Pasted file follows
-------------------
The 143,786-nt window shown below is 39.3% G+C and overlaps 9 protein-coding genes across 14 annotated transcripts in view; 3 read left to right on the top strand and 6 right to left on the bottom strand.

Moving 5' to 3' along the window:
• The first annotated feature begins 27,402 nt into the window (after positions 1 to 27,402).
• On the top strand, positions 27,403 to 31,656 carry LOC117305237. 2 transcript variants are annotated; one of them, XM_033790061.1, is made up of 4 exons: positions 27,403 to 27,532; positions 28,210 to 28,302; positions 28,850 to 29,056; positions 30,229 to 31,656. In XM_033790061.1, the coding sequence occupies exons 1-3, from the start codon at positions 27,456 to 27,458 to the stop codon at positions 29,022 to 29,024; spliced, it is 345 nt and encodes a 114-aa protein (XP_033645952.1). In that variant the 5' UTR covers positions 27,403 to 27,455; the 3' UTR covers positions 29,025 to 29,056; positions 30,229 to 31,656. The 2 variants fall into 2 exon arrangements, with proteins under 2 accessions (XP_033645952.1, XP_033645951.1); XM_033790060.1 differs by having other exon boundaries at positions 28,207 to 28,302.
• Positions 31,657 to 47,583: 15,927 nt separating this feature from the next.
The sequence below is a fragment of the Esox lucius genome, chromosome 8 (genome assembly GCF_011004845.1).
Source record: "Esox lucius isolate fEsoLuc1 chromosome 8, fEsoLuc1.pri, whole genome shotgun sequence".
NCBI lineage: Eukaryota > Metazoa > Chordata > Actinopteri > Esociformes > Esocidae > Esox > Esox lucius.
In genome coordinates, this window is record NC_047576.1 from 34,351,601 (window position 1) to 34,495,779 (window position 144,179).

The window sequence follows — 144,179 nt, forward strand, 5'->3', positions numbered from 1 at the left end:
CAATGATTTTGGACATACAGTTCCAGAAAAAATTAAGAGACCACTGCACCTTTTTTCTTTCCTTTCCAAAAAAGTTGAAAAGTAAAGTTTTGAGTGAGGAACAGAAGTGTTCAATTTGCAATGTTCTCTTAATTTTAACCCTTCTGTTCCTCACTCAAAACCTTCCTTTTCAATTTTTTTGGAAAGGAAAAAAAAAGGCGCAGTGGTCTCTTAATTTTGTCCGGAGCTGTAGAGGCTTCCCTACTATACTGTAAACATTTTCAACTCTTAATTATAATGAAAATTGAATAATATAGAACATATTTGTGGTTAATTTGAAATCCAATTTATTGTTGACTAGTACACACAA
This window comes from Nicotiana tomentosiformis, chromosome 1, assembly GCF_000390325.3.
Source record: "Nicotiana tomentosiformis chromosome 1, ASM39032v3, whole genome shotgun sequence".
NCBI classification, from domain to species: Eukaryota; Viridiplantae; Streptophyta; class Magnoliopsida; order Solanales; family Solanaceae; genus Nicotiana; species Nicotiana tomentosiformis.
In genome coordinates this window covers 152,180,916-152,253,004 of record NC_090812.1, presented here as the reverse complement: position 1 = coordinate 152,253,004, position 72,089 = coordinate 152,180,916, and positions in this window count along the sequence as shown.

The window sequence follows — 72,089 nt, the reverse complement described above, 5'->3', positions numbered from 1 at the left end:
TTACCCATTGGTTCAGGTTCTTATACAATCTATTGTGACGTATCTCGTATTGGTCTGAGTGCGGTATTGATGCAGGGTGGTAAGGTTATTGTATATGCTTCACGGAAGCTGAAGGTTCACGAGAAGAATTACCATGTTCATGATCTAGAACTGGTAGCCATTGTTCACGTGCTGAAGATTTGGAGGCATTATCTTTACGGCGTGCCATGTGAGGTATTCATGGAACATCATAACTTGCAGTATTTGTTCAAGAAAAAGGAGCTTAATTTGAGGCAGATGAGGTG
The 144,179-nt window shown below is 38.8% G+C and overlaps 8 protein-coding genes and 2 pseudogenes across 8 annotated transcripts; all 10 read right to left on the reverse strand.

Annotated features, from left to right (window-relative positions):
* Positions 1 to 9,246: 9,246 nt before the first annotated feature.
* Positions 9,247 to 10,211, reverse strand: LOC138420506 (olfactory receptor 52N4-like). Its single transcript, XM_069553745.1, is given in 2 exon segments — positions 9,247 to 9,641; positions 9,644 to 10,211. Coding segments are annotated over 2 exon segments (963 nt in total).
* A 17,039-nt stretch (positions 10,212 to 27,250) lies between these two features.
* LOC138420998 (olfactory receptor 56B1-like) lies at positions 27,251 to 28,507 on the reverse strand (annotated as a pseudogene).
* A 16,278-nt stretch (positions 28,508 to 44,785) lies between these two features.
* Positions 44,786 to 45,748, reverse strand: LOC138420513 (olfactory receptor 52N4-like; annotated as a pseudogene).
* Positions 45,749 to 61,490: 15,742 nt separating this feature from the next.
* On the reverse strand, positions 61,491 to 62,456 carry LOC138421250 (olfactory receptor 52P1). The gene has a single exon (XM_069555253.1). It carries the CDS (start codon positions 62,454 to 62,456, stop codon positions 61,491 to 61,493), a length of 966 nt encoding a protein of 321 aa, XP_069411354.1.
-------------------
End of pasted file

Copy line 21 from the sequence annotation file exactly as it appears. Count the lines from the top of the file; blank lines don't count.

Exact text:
* Positions 9,247 to 10,211, reverse strand: LOC138420506 (olfactory receptor 52N4-like). Its single transcript, XM_069553745.1, is given in 2 exon segments — positions 9,247 to 9,641; positions 9,644 to 10,211. Coding segments are annotated over 2 exon segments (963 nt in total).